Are you prepared for the probable?

Dec 30 2003 by Dan Bobinski Print This Article

According to a Reuters article this past weekend by David Zielenziger, U.S. corporations are picking up the pace in shifting high-paying technology jobs to India, China and other "low-cost centers."

In the article, Zielenziger reports that the number of U.S. jobs outsourced to India is expected to double in the next three years, and itís being predicted that as many as two million U.S. white-collar jobs will shift to low cost centers (read overseas) by 2014.

Are we going to stop this job hemorrhaging? Sadly, the answer is ďno.Ē As long as companies can make more profit by shifting their labor force to cheaper locales, they will. Think about it: A company thatís paying its labor force $15/hour discovers it can pay $2/hour overseas for the same work, what do you think itís going to do?

Letís assume this trend weíre seeing is not going to stop. By looking down the pike at the ripple effect of such actions, itís not far-fetched to predict the US economy will assume a much lower profile on the world stage. Eventually, when all the probable consequences fall into place, the economy starts to collapse. It may happen gradually, or a trigger-event may send it into a spiral. What about your livelihood? What can you do to prepare for such a situation?

The best thing to doóaccording to the experts who study this stuffóis to get out of debt. This is the number one recommendation: Retire as much debt as possible. You will be in a much better position if you donít owe money you cannot pay.

Another suggestion coming from the experts who see a collapse on the horizon is diversify your income sources Ė but donít do it in the stock market (The markets will likely be the center of any economic storm).

If youíre wondering why diversification is a suggestion, consider the 17,000 employees of Enron who suddenly became jobless when their company collapsed. If they had all their eggs in one basket, they were hurting! If they were diversified (again, not in the stock market), they didnít come out quite so bad.

The idea is to create income independent of a corporate entity. Several ways exist, but perhaps the surest way is to start your own business Ė even a side business. Yes, it takes work, but probably not much more than youíre already doing.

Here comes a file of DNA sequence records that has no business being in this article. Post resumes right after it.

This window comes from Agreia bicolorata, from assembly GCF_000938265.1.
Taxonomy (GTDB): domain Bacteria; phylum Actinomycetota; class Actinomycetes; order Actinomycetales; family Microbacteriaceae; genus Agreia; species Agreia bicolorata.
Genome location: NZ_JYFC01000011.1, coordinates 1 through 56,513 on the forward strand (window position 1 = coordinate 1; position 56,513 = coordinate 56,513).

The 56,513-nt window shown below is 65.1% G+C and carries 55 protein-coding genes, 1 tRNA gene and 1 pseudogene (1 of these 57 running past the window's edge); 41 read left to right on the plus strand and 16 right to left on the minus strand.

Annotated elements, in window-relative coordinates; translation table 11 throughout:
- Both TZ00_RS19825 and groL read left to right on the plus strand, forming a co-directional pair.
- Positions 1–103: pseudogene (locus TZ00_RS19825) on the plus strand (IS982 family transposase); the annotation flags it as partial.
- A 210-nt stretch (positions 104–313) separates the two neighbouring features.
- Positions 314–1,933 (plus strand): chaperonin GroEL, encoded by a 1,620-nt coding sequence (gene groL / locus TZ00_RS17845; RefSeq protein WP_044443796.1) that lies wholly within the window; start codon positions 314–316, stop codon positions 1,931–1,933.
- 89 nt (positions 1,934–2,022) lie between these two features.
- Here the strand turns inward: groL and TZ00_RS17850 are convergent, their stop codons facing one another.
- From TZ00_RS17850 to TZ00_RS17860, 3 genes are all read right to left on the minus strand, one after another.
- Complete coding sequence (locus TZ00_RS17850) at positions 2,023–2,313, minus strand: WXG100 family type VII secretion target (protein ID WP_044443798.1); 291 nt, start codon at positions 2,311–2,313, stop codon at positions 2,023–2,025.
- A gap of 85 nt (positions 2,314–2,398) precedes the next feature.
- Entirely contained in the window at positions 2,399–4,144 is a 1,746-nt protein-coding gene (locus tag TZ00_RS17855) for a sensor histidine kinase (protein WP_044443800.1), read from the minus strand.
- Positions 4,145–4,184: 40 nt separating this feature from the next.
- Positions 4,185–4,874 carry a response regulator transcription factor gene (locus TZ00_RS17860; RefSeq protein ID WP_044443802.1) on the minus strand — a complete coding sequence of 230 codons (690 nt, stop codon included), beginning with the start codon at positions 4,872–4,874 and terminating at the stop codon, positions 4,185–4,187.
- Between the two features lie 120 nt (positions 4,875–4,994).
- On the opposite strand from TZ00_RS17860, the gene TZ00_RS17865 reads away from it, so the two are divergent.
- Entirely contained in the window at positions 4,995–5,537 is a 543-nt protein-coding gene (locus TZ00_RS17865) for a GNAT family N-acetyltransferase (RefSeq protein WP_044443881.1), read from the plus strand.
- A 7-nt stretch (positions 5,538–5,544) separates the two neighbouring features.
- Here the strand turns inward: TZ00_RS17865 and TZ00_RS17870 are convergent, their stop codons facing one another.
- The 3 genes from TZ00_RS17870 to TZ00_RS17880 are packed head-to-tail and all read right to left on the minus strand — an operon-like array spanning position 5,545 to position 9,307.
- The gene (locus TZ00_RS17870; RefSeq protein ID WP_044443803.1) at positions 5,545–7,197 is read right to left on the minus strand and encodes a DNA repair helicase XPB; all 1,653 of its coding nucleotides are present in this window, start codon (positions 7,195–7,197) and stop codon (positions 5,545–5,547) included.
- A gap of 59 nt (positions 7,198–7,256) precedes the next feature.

I know a woman named Maggie who was a supervisor in a large corporation. Maggie put in ten-hour days on a regular basis. Then one day she decided to quit and open a pizzeria. A co-worker said, ďAre you sure you want to do that? Thatís long hours and hard work!Ē To which Maggie replied, ďAnd this isnít?Ē

The point is that if youíre working hard for someone else, youíre already working hard, so why not work hard for yourself?

This principle is personified in Ty, another acquaintance, who was recently laid off from his sales job after twelve years with the same company. Tired of working hard for others, Ty started his own company and now sells for himself. He tells me, ďItís great. Iím doing the same work I did before, but now instead of keeping only 20% of what I sell, Iím keeping 100%."

Remember that I suggested the trend of jobs moving overseas is not going to stop? According to Reuters, AT&T Wireless recently told the U.S. Securities & Exchange Commission that it would be laying off 1,900 employees this next year. Interestingly, a memo obtained from a consulting company in India outlined how that company would be assuming those AT&T jobs. U.S. Companies are not shouting these cost-saving measures from the rooftops out of fear of public backlash. But the shifts are happening nonetheless.

It is very probable that a collapse is on the horizon. The prudent question is ďwill you be prepared when it comes?Ē Having a plan to provide for yourself (or your business) is simply good business preparation.

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About The Author

Dan Bobinski
Dan Bobinski

Daniel Bobinski teaches teams and individuals how to use emotional intelligence and how to create high impact training. Heís also a best-selling author, a popular speaker, and he loves helping teams and individuals achieve workplace excellence